In response to Wang’s comments, Lee told Local Democracy Reporting it was his job as councillor to advocate on behalf of the community.

“I acknowledge councillor Wang’s constituency is probably younger than mine and many may have quite different views from many of my constituents.”

Lee said about 90 percent of his social media commenters “opposed or strongly opposed” the event.

“My impression is most people don’t object to drag queens per se, but struggle with the idea of them being presented as a role model for children in a public library.”

He said he would not take his children to the event and it did not strike him as age-appropriate.

“I think children’s innocence is best protected and I consider that part of my job as a parent.”

He said he would attend so he could comment after the event.

Rotorua Lakes Council community and district development group manager Jean-Paul Gaston (right).

Storyteller: Content ‘absolutely not’ harmful

Torrance spoke to Local Democracy Reporting in response to criticism of the event.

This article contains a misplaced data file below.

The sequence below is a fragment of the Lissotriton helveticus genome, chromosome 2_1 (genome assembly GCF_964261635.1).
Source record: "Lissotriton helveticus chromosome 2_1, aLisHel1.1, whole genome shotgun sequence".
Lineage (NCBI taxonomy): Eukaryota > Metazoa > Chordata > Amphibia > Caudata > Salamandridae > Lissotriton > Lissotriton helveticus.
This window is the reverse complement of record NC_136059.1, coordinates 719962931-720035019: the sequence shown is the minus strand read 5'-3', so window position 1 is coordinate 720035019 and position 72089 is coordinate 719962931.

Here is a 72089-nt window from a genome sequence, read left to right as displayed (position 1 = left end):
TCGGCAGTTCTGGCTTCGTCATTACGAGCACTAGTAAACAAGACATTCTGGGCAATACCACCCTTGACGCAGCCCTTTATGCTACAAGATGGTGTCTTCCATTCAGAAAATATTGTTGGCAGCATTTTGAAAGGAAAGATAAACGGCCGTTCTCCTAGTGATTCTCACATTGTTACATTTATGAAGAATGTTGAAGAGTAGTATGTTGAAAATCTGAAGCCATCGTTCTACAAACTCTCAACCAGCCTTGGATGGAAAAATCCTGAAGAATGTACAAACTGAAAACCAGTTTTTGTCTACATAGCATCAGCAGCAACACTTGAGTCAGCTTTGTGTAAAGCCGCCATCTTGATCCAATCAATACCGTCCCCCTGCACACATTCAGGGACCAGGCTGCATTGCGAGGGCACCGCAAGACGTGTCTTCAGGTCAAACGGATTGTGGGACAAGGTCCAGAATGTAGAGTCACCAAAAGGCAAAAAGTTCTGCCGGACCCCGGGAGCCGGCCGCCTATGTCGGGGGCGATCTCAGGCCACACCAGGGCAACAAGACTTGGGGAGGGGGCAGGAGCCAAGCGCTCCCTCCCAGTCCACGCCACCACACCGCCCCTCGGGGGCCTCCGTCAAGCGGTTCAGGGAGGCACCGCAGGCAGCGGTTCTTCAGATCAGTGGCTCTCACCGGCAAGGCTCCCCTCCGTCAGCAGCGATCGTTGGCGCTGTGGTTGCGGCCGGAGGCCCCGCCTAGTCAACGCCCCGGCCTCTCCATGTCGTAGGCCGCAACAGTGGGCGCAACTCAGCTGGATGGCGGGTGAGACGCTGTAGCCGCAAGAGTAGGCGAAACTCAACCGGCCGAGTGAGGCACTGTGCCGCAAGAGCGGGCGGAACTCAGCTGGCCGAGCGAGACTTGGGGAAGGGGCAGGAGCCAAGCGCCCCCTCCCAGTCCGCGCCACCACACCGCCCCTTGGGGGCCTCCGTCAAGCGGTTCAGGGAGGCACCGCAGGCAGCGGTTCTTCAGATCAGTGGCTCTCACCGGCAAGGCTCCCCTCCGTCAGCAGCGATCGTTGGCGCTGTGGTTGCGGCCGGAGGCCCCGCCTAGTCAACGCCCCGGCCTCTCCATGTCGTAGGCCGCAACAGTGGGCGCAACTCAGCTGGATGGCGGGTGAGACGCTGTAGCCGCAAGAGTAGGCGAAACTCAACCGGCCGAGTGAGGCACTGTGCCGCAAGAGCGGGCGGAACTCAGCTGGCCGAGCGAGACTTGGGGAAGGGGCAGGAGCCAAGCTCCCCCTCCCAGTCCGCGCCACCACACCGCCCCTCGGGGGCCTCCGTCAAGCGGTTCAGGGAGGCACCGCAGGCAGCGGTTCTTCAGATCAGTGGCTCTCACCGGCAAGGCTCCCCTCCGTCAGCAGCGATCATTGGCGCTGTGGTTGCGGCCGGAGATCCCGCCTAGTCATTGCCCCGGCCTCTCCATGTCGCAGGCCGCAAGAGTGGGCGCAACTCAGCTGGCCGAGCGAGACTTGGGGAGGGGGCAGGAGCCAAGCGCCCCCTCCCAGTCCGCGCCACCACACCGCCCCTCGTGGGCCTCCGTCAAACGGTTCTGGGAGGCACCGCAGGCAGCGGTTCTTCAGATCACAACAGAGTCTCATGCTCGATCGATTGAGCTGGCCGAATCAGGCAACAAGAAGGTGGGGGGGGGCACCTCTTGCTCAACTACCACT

She said the promotional content from the pair’s production company was “absolutely not” harmful to children.

Speaking generally, in her view people opposed to events like Rainbow Storytime were fed “scaremongering ideologies.”

Torrance said she created Rainbow Storytime in 2017, and care went into the image, songs, costumes and messages.

When libraries invited them to read she asked if they wanted a more pride-focused message or more generic – these tended to be about dancing animals, she said.

They also did shows for adult audiences, including R18 cabarets, “but even then we do not do stripping”.

“It is imaginary the harm they think we put towards children or anybody.”

Torrance said their events enabled “people of many ages” to ask about drag queens if they wanted.

“They can be straight, they can be gay, they can be transgender they can be non-binary. They can be allies.”

It was not about pushing a transgender or gay agenda: “You can’t teach it, you can’t learn it. It’s either in you or it isn’t.”

– LDR is local body journalism co-funded by RNZ and NZ On Air.

According to the news on Radio New Zealand